NOTICE: Citizendium is still being set up on its newer server, treat as a beta for now; please see here for more.
Citizendium - a community developing a quality comprehensive compendium of knowledge, online and free. Click here to join and contribute—free
CZ thanks our previous donors. Donate here. Treasurer's Financial Report -- Thanks to our content contributors. --

Partisan realignment

From Citizendium, the Citizens' Compendium
Revision as of 21:47, 23 August 2009 by Shamira Gelbman (Talk | contribs) (Controversy and criticism: overview sentence)

(diff) ← Older revision | Latest revision (diff) | Newer revision → (diff)
Jump to: navigation, search
This article is a stub and thus not approved.
Main Article
Talk
Related Articles  [?]
Bibliography  [?]
External Links  [?]
Citable Version  [?]
 
This editable Main Article is under development and not meant to be cited; by editing it you can help to improve it towards a future approved, citable version. These unapproved articles are subject to a disclaimer.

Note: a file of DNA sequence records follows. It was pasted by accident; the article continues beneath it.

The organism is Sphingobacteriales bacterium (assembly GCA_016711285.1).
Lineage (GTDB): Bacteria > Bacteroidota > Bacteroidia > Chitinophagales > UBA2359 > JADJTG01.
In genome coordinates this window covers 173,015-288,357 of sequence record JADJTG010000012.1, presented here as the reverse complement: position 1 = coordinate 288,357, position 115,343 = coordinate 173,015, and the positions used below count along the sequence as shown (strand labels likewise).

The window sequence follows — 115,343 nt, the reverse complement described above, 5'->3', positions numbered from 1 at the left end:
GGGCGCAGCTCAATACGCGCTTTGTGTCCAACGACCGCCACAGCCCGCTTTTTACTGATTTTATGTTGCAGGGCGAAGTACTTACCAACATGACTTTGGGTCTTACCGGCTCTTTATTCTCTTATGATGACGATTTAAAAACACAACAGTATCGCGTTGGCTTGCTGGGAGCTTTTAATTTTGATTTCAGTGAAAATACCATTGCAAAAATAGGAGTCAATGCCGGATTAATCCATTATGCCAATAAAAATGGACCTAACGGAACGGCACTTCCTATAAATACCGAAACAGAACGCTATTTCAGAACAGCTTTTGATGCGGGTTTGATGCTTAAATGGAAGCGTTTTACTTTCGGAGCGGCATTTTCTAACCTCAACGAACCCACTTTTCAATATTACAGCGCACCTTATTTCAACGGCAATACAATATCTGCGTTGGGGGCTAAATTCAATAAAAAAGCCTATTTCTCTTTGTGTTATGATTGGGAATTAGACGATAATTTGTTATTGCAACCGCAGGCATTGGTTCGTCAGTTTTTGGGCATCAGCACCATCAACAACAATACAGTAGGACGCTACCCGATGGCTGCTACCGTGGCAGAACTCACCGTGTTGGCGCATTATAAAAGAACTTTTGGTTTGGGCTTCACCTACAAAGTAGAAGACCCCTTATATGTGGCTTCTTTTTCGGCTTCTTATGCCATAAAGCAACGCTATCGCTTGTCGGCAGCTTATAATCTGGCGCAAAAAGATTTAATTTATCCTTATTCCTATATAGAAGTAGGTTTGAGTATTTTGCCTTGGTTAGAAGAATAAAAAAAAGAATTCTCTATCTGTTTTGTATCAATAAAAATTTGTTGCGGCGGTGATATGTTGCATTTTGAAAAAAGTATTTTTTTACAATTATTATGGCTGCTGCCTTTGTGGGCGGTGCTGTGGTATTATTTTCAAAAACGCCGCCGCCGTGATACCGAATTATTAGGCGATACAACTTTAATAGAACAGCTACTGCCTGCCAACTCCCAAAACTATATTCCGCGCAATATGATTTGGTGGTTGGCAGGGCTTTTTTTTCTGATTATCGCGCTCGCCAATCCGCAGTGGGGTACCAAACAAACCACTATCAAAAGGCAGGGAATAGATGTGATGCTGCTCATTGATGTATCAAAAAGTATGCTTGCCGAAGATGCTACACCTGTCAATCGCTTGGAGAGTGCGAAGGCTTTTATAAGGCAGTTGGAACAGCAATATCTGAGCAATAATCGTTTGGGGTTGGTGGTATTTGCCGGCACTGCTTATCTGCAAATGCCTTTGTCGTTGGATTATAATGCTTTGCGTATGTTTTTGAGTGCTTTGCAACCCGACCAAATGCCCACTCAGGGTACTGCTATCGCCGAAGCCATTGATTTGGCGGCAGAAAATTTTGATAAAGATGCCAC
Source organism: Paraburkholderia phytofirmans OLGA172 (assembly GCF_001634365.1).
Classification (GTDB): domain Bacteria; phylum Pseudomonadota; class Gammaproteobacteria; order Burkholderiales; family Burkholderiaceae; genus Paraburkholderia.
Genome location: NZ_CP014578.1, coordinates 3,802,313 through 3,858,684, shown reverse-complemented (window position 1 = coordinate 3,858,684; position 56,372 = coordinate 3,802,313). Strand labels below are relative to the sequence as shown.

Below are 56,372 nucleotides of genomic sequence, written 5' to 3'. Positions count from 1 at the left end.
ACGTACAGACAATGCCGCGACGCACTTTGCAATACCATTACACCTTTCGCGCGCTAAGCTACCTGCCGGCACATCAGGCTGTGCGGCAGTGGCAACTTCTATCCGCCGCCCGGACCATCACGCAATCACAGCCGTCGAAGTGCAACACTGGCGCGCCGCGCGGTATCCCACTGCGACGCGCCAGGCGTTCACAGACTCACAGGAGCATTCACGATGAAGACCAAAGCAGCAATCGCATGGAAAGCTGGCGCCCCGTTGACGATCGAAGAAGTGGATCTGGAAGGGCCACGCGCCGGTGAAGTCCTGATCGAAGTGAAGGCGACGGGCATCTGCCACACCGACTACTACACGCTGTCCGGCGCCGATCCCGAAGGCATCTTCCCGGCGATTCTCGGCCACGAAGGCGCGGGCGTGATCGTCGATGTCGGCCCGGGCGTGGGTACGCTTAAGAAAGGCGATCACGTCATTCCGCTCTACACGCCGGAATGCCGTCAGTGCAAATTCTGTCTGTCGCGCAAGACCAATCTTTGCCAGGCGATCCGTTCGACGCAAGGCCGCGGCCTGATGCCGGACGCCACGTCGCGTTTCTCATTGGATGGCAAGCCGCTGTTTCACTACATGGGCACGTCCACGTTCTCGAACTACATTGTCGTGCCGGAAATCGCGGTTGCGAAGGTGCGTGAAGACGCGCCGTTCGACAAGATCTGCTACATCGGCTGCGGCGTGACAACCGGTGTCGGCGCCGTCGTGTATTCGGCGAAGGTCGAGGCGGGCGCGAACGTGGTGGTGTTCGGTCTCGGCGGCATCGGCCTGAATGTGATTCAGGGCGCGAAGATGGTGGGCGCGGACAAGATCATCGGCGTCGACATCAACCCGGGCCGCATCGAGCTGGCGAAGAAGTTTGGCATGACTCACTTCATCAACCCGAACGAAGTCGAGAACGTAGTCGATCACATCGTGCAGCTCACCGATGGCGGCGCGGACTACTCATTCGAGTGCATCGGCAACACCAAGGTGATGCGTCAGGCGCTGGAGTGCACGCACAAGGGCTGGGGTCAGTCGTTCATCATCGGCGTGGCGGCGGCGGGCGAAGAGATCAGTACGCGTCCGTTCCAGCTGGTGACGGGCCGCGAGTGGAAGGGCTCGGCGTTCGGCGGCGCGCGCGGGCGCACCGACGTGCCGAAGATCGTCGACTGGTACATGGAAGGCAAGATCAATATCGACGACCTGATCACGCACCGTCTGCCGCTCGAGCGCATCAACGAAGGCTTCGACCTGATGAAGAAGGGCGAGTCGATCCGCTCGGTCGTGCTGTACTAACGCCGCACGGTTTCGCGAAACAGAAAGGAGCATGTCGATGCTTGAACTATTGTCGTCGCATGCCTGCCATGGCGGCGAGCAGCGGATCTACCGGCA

A partisan realignment (often just realignment) is a durable shift in a political system's configuration of voters' partisan identifications and political parties' vote shares. Some realignments occur fairly suddenly as a result of a single critical election, while other, secular realignments occur gradually over the course of several election cycles.

Realignment theory

Within political science, the concept of partisan realignment stems from two articles published by V.O. Key, Jr. in the Journal of Politics during the 1950s: "A Theory of Critical Elections" (1955) and "Secular Realignment and the Party System" (1959).

Realignment in American politics

The realignment framework has been applied most extensively to the political development of the United States. In fact, while Key's initial identification of the "critical election" category was aimed at understanding democratic political systems in general, his own analysis focused exclusively on American elections.

Periodizations

Controversy and criticism

In recent decades, the realignment framework and its relevance to American politics has been a subject of considerable controversy among political scientists.

Realignment in Comparative politics

References